Note: You can print this (or any page) from your web browser by selecting File/Print. This information is provided for your personal use only and is not to be redistributed without permission of the author. This tip covers Photoshop 3, Photoshop 4 and Photoshop 5.
Laurie McCanna's Photoshop Tip #10
Fitting into a New Size without Diet or Exercise!
There are many situations where you'll need to get an image to fit into a specifically sized space. The method I'll describe is only one way to resize an image. If you have a method that works for you, great! But if you've been trying to resize graphics and they've ended up squished horizontally or vertically, this tip should help you out and keep your images from being digitally abused.
The size of this image is 584 pixels high by 400 pixels wide. We need to resize the image so that the final size is 200 pixels high by 300 pixels wide.
1. To find out the size of your image, select Image/Image Size from the Photoshop menu bar.
This dialog box gives you the width, height and resolution of your image. See that checkbox next to the word Proportions? (Note: in Photoshop 4 and 5, this checkbox is labeld Constrain Proportions.)Don't uncheck that checkbox! I guarantee that your image will be squished if you do. You don't believe me, so let's uncheck that Proportions checkbox, and change the width to 300 and the height to 200 pixels. Here's the result:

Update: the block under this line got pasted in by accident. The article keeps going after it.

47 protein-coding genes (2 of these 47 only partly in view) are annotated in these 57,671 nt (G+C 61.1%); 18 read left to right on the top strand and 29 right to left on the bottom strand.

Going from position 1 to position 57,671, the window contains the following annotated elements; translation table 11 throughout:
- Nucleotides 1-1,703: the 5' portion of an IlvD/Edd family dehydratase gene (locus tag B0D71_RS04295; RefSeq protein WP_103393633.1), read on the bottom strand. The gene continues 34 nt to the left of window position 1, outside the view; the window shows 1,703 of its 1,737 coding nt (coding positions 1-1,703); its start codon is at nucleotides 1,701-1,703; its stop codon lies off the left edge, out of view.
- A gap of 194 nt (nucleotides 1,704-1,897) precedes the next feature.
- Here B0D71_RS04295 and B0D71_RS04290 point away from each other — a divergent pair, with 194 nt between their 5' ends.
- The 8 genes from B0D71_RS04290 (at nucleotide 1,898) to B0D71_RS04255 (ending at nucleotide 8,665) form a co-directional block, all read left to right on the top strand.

Yikes. That's pretty awful.
Use Ctrl+Z to undo the damage, and select Image/Image Size again. Leave the Proportions checkbox checked. You want to change only one dimension. Photoshop will then do the math for you and figure out how big the other dimension needs to be in order to retain the correct proportions for your image. Which dimension do you change? Select the dimension that will need to change the most. In this example, we're changing an image that is 400w x 584h to 300w x 200h. The height dimension in this example needs to change the most, so we'll change the height from 584 to 200.
Photoshop scales the width size proportionately, making the image 137 pixels wide.
2. Now you'll need to change the width of the image. You don't want to use the Image/Image Size for this. Instead, we'll use the Image/Canvas Size function. What the Canvas Size does is to add pixels to your image, and it fills them with whatever background color you have selected. Canvas Size changes the size of your image by adding to it, leaving the original image unchanged. The Image Size command changes the size of your image by anti-aliasing it.
I changed the width number from 137 pixels to 200 pixels.
The Placement graphic gives you a choice of where the extra pixels will go: to the left, to the right of your image, or on either side of your image. We've left the original image centered, which is the default.
Here's what the final image looks like, resized to 300 x 200 pixels. I had selected white as the background color, so that is what the extra space, added on either side of the image by the Canvas command, was filled with.